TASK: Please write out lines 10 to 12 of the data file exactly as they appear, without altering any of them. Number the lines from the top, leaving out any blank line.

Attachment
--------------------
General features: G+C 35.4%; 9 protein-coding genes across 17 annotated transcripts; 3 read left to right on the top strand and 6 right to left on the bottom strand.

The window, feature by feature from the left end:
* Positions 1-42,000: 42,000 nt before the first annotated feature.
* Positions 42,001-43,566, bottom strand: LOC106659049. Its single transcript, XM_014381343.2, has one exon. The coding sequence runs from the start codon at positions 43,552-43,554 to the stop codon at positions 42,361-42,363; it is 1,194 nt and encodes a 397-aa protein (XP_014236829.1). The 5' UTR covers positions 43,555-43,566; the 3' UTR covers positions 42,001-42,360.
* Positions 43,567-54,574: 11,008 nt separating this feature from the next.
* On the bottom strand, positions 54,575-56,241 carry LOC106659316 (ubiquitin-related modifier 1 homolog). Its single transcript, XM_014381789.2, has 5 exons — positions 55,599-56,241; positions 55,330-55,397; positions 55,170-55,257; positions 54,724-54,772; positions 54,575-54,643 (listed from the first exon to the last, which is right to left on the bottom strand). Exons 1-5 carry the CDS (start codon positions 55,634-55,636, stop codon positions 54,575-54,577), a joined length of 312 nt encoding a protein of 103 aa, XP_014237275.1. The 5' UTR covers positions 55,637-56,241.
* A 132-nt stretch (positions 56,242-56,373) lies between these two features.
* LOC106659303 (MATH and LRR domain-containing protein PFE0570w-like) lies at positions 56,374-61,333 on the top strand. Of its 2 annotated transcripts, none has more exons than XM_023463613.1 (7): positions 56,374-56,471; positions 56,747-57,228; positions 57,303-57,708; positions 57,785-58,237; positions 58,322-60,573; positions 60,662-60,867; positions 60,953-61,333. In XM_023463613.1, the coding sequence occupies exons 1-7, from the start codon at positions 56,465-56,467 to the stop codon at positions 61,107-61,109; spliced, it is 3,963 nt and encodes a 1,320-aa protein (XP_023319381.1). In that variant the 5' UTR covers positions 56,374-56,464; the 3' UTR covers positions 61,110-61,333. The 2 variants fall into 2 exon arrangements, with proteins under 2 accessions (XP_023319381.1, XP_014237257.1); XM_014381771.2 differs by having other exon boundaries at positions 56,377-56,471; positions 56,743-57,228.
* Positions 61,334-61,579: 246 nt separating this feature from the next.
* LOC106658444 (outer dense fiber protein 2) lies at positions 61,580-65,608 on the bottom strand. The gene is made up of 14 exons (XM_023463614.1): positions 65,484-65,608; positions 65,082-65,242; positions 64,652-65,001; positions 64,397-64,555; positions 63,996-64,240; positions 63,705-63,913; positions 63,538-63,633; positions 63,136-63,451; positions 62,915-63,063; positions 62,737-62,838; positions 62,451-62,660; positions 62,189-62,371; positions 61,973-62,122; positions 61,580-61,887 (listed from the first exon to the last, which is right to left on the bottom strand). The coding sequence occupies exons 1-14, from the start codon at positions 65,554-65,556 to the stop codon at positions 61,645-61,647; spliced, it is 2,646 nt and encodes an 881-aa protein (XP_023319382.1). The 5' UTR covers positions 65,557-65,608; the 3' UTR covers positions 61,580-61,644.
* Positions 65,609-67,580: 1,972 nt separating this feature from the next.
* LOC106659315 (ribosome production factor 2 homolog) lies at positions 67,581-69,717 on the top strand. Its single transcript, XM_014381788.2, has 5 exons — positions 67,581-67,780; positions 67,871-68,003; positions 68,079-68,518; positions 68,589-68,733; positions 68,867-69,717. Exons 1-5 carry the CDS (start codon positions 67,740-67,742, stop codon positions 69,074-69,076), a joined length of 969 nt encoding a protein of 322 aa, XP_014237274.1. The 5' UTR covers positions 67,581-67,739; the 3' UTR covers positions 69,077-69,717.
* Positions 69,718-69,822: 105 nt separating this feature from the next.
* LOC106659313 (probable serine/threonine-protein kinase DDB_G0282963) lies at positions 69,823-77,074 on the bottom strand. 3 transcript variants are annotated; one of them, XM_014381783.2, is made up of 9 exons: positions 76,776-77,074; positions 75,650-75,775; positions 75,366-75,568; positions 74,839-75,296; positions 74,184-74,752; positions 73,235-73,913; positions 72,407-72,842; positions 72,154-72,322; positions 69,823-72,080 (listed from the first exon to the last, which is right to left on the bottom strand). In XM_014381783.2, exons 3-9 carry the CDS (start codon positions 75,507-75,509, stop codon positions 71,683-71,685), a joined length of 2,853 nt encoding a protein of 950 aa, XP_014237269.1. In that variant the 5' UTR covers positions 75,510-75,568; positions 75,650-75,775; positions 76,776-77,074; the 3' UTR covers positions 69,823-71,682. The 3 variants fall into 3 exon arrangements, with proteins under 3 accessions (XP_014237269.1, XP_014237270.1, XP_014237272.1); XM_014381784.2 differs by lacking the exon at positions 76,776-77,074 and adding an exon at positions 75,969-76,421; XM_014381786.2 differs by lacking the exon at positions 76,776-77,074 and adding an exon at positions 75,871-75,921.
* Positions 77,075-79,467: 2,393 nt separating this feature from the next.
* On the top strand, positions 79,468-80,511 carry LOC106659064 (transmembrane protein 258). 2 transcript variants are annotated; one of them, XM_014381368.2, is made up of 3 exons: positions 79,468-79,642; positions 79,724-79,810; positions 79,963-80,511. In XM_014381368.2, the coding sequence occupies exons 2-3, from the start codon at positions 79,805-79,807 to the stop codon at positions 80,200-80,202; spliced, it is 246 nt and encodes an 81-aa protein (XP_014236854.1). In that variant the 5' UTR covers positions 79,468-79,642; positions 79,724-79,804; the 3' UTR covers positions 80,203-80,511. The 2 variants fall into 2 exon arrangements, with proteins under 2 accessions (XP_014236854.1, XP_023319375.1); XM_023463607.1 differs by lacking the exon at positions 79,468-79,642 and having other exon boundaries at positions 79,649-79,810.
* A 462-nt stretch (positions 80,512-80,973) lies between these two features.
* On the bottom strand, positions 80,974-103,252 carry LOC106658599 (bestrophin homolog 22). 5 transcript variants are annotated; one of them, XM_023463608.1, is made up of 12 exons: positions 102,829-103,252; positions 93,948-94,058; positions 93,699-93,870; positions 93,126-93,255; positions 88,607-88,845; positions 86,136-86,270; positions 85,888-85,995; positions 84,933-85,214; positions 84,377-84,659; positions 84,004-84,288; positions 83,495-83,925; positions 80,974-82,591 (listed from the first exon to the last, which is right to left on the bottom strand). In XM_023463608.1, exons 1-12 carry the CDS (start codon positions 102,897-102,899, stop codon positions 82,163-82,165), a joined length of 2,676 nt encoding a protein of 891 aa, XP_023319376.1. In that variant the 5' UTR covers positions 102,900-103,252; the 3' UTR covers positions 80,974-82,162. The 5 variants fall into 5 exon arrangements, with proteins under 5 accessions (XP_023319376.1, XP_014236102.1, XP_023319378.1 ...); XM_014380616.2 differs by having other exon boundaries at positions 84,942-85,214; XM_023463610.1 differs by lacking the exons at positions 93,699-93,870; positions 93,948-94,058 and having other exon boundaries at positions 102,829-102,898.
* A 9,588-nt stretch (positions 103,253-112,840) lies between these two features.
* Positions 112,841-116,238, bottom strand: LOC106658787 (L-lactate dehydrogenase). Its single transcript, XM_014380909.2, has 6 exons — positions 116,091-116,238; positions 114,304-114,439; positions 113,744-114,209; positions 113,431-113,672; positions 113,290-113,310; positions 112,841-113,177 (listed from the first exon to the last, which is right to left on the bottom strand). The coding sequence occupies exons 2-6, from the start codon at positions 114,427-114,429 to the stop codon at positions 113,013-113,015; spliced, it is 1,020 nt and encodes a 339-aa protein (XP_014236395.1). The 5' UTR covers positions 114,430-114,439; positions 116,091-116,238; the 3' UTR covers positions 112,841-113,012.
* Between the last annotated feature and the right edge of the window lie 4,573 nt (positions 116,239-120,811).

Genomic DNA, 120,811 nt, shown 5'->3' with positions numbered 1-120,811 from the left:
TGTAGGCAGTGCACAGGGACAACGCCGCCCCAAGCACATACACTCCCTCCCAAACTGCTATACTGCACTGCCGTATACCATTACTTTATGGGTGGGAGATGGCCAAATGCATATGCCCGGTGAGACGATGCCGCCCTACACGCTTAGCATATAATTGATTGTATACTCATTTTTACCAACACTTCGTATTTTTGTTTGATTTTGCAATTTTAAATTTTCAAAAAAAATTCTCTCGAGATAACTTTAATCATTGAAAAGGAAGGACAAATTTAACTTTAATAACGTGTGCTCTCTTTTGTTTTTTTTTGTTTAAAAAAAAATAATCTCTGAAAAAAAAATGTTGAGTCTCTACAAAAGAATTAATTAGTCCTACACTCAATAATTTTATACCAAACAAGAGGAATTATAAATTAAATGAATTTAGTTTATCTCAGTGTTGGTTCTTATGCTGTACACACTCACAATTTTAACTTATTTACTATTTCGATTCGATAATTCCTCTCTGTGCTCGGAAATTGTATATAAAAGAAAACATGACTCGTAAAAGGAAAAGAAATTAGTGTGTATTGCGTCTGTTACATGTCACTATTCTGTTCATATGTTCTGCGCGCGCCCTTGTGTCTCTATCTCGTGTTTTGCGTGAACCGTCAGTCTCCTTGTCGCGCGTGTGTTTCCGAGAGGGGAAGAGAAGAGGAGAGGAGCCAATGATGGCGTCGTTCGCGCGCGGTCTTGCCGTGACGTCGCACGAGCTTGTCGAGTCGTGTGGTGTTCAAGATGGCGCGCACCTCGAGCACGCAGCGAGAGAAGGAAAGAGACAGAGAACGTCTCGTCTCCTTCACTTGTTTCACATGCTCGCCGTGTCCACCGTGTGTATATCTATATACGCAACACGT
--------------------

* LOC106658444 (outer dense fiber protein 2) lies at positions 61,580-65,608 on the bottom strand. The gene is made up of 14 exons (XM_023463614.1): positions 65,484-65,608; positions 65,082-65,242; positions 64,652-65,001; positions 64,397-64,555; positions 63,996-64,240; positions 63,705-63,913; positions 63,538-63,633; positions 63,136-63,451; positions 62,915-63,063; positions 62,737-62,838; positions 62,451-62,660; positions 62,189-62,371; positions 61,973-62,122; positions 61,580-61,887 (listed from the first exon to the last, which is right to left on the bottom strand). The coding sequence occupies exons 1-14, from the start codon at positions 65,554-65,556 to the stop codon at positions 61,645-61,647; spliced, it is 2,646 nt and encodes an 881-aa protein (XP_023319382.1). The 5' UTR covers positions 65,557-65,608; the 3' UTR covers positions 61,580-61,644.
* Positions 65,609-67,580: 1,972 nt separating this feature from the next.
* LOC106659315 (ribosome production factor 2 homolog) lies at positions 67,581-69,717 on the top strand. Its single transcript, XM_014381788.2, has 5 exons — positions 67,581-67,780; positions 67,871-68,003; positions 68,079-68,518; positions 68,589-68,733; positions 68,867-69,717. Exons 1-5 carry the CDS (start codon positions 67,740-67,742, stop codon positions 69,074-69,076), a joined length of 969 nt encoding a protein of 322 aa, XP_014237274.1. The 5' UTR covers positions 67,581-67,739; the 3' UTR covers positions 69,077-69,717.